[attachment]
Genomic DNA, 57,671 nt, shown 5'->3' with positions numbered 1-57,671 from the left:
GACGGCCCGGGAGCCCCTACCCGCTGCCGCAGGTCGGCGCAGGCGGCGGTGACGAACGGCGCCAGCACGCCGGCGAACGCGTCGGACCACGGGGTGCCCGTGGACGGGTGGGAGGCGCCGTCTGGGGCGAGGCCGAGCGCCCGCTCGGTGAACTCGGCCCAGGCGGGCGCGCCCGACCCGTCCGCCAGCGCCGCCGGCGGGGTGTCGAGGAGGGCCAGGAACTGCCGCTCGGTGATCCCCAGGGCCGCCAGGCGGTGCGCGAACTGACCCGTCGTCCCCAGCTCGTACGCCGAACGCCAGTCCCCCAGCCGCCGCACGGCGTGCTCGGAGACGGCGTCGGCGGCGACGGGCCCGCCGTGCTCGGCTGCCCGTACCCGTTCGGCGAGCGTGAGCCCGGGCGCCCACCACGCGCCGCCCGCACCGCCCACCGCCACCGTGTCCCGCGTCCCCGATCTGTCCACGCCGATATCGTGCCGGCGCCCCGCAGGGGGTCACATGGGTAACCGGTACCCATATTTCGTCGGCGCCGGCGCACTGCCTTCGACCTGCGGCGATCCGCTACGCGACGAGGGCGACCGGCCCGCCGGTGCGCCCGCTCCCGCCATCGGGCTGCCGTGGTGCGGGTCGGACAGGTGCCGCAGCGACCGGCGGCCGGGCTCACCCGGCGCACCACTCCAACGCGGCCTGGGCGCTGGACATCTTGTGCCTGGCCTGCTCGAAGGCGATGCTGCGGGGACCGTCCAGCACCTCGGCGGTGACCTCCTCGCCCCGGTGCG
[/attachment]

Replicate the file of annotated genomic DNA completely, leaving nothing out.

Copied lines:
Genomic DNA, 57,671 nt, shown 5'->3' with positions numbered 1-57,671 from the left:
GACGGCCCGGGAGCCCCTACCCGCTGCCGCAGGTCGGCGCAGGCGGCGGTGACGAACGGCGCCAGCACGCCGGCGAACGCGTCGGACCACGGGGTGCCCGTGGACGGGTGGGAGGCGCCGTCTGGGGCGAGGCCGAGCGCCCGCTCGGTGAACTCGGCCCAGGCGGGCGCGCCCGACCCGTCCGCCAGCGCCGCCGGCGGGGTGTCGAGGAGGGCCAGGAACTGCCGCTCGGTGATCCCCAGGGCCGCCAGGCGGTGCGCGAACTGACCCGTCGTCCCCAGCTCGTACGCCGAACGCCAGTCCCCCAGCCGCCGCACGGCGTGCTCGGAGACGGCGTCGGCGGCGACGGGCCCGCCGTGCTCGGCTGCCCGTACCCGTTCGGCGAGCGTGAGCCCGGGCGCCCACCACGCGCCGCCCGCACCGCCCACCGCCACCGTGTCCCGCGTCCCCGATCTGTCCACGCCGATATCGTGCCGGCGCCCCGCAGGGGGTCACATGGGTAACCGGTACCCATATTTCGTCGGCGCCGGCGCACTGCCTTCGACCTGCGGCGATCCGCTACGCGACGAGGGCGACCGGCCCGCCGGTGCGCCCGCTCCCGCCATCGGGCTGCCGTGGTGCGGGTCGGACAGGTGCCGCAGCGACCGGCGGCCGGGCTCACCCGGCGCACCACTCCAACGCGGCCTGGGCGCTGGACATCTTGTGCCTGGCCTGCTCGAAGGCGATGCTGCGGGGACCGTCCAGCACCTCGGCGGTGACCTCCTCGCCCCGGTGCG